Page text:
57. As a corollary to the title of this three-part Reader, let it be noted that aggregate population health is different from the sum of the health of individual members. Populations as a whole quite often act as malfunctioning systems; so we can say that whole populations are sick. It is then political action in the realm of HR that is needed to cure them. (J.P. Mackenbach)

58. Because it is inequalities in power, in money and in the allocation of resources that are key drivers of health inequalities in populations, challenging current power imbalances is fundamental to ameliorating inequities in the SDH. (D. Sanders)  The fact that the holders of such power may relinquish it with reluctance must not deter us from pursuing what is just. That is at the base of the HR-based framework.

59. Furthermore, because there is an enormous inequality of suffering in society, what is needed now is swift political analysis and action (D. Kahneman). The latter not only seems like, but is the important next step –and the human right to health framework applied to health thus starts by tackling the underlying SDH.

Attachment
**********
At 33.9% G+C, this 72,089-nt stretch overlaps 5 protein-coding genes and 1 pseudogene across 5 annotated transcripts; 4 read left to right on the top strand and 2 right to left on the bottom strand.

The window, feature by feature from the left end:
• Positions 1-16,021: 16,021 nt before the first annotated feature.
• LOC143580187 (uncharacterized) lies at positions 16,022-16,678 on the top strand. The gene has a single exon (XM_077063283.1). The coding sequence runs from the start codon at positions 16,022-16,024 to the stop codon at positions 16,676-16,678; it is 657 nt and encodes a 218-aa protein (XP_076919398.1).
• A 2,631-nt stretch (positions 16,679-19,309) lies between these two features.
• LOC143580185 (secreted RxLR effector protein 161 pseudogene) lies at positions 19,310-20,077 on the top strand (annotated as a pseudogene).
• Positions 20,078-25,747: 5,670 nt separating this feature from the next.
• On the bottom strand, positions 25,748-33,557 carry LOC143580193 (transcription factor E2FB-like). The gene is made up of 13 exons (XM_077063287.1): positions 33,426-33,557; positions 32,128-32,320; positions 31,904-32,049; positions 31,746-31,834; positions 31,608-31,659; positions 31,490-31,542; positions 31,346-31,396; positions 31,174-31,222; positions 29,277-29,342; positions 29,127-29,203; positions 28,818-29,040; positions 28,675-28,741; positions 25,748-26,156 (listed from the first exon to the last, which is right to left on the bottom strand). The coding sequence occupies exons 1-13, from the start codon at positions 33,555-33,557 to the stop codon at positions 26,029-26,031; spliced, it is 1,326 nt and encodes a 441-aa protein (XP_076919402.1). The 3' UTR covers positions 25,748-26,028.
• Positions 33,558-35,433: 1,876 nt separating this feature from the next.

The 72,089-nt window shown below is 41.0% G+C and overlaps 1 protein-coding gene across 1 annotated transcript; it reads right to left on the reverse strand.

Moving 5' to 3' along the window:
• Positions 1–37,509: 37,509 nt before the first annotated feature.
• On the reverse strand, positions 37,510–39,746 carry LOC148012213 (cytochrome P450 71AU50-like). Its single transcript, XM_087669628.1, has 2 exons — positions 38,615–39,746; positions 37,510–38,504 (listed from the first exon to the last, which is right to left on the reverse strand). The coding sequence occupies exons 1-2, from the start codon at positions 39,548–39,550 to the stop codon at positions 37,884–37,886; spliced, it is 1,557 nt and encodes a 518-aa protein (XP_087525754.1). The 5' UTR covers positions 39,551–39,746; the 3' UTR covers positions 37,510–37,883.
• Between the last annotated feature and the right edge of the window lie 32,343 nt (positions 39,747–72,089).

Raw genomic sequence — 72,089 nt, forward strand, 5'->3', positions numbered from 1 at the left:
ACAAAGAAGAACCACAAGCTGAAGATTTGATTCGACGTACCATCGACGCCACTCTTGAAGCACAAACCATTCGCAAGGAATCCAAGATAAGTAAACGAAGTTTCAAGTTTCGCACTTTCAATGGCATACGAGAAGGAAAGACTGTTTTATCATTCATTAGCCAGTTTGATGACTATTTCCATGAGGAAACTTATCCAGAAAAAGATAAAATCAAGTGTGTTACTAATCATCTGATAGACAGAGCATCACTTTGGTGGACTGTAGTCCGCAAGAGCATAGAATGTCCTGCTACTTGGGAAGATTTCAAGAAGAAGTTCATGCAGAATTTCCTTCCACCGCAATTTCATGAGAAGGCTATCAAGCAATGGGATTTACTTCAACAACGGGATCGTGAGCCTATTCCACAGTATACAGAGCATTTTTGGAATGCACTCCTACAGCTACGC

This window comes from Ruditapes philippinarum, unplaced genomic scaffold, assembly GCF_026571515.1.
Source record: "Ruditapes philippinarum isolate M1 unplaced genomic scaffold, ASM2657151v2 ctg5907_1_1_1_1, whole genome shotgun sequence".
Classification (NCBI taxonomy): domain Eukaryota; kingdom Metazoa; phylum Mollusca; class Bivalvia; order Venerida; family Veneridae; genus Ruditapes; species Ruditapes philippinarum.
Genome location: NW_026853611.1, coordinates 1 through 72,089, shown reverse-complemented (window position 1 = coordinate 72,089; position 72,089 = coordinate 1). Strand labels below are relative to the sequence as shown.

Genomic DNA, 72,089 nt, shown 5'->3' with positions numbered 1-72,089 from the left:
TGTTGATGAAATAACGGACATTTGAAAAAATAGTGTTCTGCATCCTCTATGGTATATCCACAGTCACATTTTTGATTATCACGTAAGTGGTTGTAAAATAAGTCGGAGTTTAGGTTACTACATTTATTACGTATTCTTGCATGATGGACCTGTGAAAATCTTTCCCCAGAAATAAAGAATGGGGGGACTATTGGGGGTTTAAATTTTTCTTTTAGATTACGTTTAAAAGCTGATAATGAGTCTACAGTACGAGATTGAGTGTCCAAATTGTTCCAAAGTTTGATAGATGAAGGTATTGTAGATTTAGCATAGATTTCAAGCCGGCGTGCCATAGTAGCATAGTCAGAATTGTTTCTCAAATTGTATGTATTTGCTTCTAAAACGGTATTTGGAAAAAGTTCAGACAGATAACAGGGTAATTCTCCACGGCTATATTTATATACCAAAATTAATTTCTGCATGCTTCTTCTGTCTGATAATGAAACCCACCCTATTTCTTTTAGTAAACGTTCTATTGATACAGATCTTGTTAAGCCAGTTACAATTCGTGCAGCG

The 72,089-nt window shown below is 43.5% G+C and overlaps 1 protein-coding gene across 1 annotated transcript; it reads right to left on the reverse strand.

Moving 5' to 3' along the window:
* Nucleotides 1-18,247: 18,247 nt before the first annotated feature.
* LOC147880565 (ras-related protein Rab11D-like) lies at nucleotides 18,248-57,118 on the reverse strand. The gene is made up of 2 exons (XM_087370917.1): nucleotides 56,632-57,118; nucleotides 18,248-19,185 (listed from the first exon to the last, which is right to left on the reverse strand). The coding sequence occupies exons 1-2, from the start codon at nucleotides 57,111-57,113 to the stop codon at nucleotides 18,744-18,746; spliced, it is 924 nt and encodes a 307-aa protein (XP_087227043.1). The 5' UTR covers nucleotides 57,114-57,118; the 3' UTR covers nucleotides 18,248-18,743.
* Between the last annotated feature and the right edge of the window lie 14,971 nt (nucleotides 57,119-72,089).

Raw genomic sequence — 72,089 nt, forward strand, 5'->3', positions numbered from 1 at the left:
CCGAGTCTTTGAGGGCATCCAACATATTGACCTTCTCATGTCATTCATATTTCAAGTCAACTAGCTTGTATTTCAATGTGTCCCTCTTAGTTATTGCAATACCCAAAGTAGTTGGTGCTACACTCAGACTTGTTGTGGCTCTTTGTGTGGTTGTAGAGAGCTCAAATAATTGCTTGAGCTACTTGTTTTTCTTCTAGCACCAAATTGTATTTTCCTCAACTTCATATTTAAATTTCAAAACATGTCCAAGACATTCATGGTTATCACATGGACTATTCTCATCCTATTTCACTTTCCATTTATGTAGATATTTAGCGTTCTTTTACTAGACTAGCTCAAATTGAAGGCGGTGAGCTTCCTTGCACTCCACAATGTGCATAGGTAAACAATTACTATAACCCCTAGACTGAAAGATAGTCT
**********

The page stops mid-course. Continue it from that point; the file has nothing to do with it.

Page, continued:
60. In this important next step, we need to make local, direct service providers our allies since they are also genuinely claim holders in HR work. But we also have to build broad coalitions with non-health, especially HR, organizations to jointly take up right to health issues. Testimonies of violations of the RTHC by affected individuals, and public events to denounce these violations are further potentially powerful actions. (A. Shukla)

61. Bottom line, to enable the adoption of equity and HR-based measures, governments need the backing (or pushing!) of social justice movements, of labor unions, of political parties… of us. (A-E. Birn)  Even being humble about what we can deliver, there is a role for all of us to play: Today.

Claudio Schuftan, Ho Chi Minh City